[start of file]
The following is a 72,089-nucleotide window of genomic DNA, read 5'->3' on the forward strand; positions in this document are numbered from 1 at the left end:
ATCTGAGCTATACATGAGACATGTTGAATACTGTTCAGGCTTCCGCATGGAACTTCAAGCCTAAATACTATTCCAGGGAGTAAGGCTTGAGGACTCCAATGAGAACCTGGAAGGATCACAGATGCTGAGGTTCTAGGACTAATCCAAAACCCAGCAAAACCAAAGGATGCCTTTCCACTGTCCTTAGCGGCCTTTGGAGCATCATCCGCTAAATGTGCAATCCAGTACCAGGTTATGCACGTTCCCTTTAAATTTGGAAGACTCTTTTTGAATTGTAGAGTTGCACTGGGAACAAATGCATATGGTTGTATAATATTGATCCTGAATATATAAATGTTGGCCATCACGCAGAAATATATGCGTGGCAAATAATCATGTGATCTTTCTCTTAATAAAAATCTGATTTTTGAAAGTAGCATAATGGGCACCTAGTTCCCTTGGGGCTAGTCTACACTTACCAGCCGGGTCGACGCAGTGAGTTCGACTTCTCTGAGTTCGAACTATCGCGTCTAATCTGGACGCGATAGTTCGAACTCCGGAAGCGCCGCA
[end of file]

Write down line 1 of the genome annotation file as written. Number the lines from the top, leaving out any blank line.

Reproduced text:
The following is a 72,089-nucleotide window of genomic DNA, read 5'->3' on the forward strand; positions in this document are numbered from 1 at the left end: